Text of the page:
They began their rise to power in the 12th century, as the strong central government of Japan, ruled by the emperor, became corrupted and weakened. In the year 1185, a military leader named, Minamoto no Yoritomo (1147-99), forced the emperor to give him the title of Shogun (similar to a King) , which means barbarian conquering supreme general. The Shogun would become leader of the country, while the emperor was relegated to a strictly ceremonial position. The Shogun then selected advisors to serve as daimyo (like a Lord of governor), who ruled over large tracts of land. As can be expected, ruling over large amounts of land was difficult and protecting the land from bandits, even more so. To deal with the protection, the daimyo hired independent warriors who would become the samurai, which when translated means one who serves.

The samurai conducted themselves in a dignified manner in public; not drinking uncontrollably and treating women with respect. This was all a part of their bushido code (a code of ethics) that not only stressed respect to oneself and others, but also stressed education, physical and mental strength, as well as the various arts. Through this dignified public manner, samurai became respected by the public and continued to see their status rise as a warrior class. Only samurai were allowed to carry weapons in public and to disrespect them could mean death.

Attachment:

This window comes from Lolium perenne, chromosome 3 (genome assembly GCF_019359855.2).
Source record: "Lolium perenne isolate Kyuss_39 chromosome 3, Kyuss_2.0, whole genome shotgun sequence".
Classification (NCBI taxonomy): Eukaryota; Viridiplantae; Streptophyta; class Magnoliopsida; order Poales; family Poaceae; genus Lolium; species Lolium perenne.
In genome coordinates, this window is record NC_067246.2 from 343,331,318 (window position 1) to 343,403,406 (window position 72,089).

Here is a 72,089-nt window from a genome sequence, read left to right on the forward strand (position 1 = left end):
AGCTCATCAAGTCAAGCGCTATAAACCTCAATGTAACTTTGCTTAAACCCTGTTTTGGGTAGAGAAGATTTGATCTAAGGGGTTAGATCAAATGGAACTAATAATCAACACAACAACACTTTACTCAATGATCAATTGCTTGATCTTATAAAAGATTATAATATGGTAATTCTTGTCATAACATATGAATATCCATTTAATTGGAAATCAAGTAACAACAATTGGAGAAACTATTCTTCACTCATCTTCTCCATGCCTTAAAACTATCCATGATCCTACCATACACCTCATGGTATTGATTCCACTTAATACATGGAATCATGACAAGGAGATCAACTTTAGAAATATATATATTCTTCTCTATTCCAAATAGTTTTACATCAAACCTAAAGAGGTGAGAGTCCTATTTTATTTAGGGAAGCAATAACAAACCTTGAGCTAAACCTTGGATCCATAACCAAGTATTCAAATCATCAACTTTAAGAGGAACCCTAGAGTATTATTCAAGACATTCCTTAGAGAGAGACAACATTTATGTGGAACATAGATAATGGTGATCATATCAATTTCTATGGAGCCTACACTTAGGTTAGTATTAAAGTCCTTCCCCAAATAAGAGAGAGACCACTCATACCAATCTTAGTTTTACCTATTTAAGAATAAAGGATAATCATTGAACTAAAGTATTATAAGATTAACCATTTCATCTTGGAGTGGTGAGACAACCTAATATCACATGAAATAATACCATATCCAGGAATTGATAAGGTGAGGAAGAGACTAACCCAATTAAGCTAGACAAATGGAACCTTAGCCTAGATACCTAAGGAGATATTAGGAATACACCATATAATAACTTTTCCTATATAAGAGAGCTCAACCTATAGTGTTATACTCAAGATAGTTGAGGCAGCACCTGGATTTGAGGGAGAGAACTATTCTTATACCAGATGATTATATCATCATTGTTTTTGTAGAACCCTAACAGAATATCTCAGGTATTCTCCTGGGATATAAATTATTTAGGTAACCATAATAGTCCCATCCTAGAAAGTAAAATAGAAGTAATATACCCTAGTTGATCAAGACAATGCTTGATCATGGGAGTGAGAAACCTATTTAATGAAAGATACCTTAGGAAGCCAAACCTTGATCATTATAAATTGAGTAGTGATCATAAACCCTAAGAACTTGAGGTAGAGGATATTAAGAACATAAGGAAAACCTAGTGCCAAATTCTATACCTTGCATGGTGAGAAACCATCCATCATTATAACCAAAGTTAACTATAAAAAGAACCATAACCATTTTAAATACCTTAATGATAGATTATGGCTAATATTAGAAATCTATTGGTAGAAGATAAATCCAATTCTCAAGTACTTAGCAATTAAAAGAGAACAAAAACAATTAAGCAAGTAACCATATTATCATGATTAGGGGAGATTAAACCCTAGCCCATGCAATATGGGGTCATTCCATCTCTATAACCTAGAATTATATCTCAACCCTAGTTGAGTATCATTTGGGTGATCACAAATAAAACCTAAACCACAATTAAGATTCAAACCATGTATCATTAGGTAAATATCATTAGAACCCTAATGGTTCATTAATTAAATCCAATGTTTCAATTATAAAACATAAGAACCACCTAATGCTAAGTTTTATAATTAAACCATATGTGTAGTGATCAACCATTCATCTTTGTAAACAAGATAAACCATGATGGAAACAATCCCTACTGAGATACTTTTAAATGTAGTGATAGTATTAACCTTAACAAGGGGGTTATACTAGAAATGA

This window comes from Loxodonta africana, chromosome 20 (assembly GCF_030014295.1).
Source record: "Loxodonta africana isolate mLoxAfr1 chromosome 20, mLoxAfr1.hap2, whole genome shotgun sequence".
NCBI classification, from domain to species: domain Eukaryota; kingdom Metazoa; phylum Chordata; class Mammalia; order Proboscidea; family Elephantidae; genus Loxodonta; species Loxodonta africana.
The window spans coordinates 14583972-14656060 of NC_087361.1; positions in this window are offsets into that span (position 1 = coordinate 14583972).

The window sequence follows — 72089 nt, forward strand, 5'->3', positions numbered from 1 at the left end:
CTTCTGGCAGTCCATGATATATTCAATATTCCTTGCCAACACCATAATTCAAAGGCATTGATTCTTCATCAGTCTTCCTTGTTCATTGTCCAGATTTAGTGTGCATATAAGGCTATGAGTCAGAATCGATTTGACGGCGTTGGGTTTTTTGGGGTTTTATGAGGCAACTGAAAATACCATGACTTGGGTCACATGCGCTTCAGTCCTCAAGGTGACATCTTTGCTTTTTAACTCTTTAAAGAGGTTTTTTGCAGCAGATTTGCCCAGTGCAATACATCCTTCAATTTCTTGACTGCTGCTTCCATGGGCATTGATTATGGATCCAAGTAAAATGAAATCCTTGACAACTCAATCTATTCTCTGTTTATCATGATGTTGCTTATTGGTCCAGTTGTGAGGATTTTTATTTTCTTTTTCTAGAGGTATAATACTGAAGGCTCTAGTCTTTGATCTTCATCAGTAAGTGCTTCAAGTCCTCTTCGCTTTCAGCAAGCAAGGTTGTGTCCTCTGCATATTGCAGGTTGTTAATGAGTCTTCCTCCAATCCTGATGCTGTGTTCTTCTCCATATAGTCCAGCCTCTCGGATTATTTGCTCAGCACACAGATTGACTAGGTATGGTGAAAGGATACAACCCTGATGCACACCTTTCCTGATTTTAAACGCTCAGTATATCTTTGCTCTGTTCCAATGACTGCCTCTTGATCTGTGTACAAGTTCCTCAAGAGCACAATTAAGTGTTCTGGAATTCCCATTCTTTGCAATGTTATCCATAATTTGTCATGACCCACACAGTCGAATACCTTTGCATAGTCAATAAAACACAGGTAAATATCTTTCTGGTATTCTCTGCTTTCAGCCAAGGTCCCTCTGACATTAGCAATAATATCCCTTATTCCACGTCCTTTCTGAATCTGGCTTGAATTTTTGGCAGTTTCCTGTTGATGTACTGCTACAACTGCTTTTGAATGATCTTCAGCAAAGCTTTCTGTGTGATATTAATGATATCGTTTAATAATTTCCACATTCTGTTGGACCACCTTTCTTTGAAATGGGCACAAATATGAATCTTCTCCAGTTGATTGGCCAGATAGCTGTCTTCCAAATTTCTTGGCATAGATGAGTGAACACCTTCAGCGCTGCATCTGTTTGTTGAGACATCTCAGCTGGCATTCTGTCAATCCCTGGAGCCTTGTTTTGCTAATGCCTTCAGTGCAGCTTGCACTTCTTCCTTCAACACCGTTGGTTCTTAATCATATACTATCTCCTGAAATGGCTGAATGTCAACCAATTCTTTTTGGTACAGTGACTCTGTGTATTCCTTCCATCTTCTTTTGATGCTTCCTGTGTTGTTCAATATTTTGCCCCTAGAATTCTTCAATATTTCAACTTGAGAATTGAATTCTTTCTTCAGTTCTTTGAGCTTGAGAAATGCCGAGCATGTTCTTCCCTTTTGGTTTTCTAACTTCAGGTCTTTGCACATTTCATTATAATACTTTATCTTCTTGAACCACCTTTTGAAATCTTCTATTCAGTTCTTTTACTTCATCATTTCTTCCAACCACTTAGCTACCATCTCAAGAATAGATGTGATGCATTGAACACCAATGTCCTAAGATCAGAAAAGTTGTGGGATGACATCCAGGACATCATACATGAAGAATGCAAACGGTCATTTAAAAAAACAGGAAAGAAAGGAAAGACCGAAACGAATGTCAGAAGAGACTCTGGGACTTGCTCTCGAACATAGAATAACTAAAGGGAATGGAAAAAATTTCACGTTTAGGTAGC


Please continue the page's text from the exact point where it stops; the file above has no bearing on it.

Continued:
The weapons of a samurai were not only tools for combat, but were also seen as an extension of his very soul. The samurai treated these weapons with high regard and would not draw his weapons outside of war, for to do so meant someone would die. Many samurai believed that a weapon once unsheathed could not be re-sheathed until it had seen combat. As such, it was extremely disrespectful to draw a weapon for no purpose. The samurai sword was his most important weapon, which, according to tradition and belief, contained the samurai’s spirit. The armor the samurai wore was designed to turn aside the impact of arrows, which were the samurai’s biggest threat on the battlefield. Dying by the sword of another samurai was considered a noble death, but death by an arrow, which could come from any direction, did not have this distinction.